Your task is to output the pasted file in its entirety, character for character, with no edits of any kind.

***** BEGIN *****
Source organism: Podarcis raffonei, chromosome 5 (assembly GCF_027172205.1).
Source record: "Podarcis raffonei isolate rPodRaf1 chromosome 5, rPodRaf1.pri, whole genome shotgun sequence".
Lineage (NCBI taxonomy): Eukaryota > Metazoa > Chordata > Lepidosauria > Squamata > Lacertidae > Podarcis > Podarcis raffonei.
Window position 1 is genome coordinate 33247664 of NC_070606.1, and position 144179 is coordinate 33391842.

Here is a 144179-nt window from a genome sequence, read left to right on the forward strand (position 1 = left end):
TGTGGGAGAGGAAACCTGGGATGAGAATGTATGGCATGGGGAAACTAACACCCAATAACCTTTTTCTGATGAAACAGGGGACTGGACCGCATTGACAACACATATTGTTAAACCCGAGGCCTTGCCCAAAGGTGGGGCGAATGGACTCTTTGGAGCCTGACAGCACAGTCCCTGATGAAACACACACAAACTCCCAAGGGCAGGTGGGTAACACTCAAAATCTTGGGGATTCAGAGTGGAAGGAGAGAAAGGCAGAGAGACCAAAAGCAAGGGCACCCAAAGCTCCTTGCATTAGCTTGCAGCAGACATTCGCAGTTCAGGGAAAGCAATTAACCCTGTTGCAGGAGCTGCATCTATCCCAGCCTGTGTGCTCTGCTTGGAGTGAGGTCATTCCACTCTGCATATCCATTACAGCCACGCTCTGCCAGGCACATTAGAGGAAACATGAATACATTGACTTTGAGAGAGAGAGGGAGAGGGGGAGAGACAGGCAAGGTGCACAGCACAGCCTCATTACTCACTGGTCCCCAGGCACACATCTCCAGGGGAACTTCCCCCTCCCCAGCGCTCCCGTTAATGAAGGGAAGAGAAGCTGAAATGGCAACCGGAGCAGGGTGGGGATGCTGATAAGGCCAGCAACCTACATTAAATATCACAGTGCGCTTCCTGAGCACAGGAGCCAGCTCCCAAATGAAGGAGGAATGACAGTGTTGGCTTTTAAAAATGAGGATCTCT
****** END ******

Source organism: Podarcis raffonei, chromosome 5 (assembly GCF_027172205.1).
Source record: "Podarcis raffonei isolate rPodRaf1 chromosome 5, rPodRaf1.pri, whole genome shotgun sequence".
Lineage (NCBI taxonomy): Eukaryota > Metazoa > Chordata > Lepidosauria > Squamata > Lacertidae > Podarcis > Podarcis raffonei.
Window position 1 is genome coordinate 33247664 of NC_070606.1, and position 144179 is coordinate 33391842.

Here is a 144179-nt window from a genome sequence, read left to right on the forward strand (position 1 = left end):
TGTGGGAGAGGAAACCTGGGATGAGAATGTATGGCATGGGGAAACTAACACCCAATAACCTTTTTCTGATGAAACAGGGGACTGGACCGCATTGACAACACATATTGTTAAACCCGAGGCCTTGCCCAAAGGTGGGGCGAATGGACTCTTTGGAGCCTGACAGCACAGTCCCTGATGAAACACACACAAACTCCCAAGGGCAGGTGGGTAACACTCAAAATCTTGGGGATTCAGAGTGGAAGGAGAGAAAGGCAGAGAGACCAAAAGCAAGGGCACCCAAAGCTCCTTGCATTAGCTTGCAGCAGACATTCGCAGTTCAGGGAAAGCAATTAACCCTGTTGCAGGAGCTGCATCTATCCCAGCCTGTGTGCTCTGCTTGGAGTGAGGTCATTCCACTCTGCATATCCATTACAGCCACGCTCTGCCAGGCACATTAGAGGAAACATGAATACATTGACTTTGAGAGAGAGAGGGAGAGGGGGAGAGACAGGCAAGGTGCACAGCACAGCCTCATTACTCACTGGTCCCCAGGCACACATCTCCAGGGGAACTTCCCCCTCCCCAGCGCTCCCGTTAATGAAGGGAAGAGAAGCTGAAATGGCAACCGGAGCAGGGTGGGGATGCTGATAAGGCCAGCAACCTACATTAAATATCACAGTGCGCTTCCTGAGCACAGGAGCCAGCTCCCAAATGAAGGAGGAATGACAGTGTTGGCTTTTAAAAATGAGGATCTCT